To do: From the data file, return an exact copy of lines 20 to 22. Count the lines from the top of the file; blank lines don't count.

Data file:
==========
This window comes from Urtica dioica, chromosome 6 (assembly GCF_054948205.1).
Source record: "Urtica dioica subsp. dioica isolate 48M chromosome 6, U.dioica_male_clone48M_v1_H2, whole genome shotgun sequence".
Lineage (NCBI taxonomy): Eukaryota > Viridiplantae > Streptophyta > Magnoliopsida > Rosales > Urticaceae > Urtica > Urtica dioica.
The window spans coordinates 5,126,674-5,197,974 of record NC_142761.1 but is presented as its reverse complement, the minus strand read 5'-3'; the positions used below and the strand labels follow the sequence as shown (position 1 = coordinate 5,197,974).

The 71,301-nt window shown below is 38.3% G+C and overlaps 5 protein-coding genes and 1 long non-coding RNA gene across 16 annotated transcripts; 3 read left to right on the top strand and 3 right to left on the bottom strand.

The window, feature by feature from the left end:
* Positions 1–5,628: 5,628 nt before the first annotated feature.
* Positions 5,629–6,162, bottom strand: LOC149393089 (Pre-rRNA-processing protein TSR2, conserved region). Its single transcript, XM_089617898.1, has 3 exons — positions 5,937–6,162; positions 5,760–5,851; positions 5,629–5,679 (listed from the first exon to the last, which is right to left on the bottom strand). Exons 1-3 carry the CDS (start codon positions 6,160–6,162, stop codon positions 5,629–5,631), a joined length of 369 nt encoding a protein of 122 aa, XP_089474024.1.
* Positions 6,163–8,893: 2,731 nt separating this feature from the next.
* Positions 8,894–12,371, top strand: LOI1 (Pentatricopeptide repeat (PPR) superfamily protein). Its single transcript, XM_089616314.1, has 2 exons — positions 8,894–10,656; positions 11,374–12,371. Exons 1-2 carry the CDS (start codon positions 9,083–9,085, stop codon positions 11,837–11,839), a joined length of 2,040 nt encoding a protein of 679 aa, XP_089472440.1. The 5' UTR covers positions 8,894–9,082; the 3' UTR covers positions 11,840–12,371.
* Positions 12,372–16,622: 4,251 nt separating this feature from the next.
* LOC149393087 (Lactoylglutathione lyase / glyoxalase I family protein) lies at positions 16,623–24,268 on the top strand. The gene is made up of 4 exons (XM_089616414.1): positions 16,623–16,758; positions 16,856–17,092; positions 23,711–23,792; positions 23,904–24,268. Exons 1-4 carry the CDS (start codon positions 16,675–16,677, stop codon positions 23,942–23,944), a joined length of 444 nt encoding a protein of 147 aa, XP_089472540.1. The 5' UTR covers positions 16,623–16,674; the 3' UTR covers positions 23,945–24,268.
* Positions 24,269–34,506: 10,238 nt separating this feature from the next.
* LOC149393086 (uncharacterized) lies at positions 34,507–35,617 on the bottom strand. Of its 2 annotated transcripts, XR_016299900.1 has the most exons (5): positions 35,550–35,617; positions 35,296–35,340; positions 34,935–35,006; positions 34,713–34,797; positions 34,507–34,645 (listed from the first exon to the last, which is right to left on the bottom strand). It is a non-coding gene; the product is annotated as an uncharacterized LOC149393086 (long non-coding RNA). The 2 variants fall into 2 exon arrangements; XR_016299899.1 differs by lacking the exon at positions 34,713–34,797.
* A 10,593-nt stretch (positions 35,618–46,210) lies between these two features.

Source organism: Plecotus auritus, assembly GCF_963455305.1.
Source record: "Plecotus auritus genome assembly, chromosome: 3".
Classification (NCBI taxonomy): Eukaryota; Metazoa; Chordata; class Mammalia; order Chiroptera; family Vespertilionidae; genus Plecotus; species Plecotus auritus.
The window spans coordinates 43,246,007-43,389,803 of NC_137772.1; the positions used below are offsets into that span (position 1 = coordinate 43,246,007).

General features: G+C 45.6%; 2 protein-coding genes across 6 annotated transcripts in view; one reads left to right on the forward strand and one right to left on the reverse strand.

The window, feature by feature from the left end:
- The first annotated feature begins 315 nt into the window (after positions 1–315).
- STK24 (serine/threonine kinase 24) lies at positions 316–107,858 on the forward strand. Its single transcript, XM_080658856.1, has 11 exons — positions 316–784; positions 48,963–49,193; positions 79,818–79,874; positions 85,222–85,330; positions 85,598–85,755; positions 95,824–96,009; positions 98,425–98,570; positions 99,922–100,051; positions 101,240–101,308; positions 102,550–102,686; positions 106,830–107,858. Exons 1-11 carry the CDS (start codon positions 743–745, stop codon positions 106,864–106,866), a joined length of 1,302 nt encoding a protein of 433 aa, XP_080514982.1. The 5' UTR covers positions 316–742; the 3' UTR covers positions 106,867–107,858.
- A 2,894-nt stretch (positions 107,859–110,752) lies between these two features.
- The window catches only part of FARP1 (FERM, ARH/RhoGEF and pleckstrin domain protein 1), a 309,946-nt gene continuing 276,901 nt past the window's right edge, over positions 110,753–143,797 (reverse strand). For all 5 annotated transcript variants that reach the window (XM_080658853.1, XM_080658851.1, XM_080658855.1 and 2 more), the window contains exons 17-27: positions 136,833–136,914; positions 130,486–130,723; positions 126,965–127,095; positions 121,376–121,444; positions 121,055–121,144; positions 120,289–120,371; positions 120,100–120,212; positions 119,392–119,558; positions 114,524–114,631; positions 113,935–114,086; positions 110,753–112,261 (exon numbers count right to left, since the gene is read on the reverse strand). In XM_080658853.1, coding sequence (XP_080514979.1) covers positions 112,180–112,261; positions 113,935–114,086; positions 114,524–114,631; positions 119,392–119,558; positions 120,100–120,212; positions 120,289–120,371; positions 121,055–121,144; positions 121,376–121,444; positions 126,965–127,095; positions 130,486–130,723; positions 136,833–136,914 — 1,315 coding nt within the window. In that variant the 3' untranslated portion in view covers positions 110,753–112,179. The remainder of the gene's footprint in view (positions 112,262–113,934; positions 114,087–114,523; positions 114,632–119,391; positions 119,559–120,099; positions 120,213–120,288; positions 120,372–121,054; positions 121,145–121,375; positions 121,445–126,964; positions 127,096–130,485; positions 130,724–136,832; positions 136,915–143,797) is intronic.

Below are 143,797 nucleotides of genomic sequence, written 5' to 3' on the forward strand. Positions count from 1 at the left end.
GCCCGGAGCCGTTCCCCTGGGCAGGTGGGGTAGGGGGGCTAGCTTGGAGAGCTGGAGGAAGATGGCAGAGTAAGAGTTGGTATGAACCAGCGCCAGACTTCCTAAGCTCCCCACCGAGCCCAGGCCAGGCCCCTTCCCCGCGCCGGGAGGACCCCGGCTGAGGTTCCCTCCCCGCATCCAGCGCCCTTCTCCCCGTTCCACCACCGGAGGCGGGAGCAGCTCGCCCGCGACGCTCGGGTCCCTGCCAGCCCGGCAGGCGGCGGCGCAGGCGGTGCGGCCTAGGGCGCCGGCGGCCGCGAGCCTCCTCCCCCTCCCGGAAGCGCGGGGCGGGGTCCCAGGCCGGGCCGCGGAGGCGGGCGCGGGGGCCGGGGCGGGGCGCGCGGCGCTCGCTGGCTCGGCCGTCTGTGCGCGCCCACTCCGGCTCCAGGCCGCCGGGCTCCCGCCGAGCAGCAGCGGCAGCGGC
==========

General features: G+C 45.6%; 2 protein-coding genes across 6 annotated transcripts in view; one reads left to right on the forward strand and one right to left on the reverse strand.

The window, feature by feature from the left end:
- The first annotated feature begins 315 nt into the window (after positions 1–315).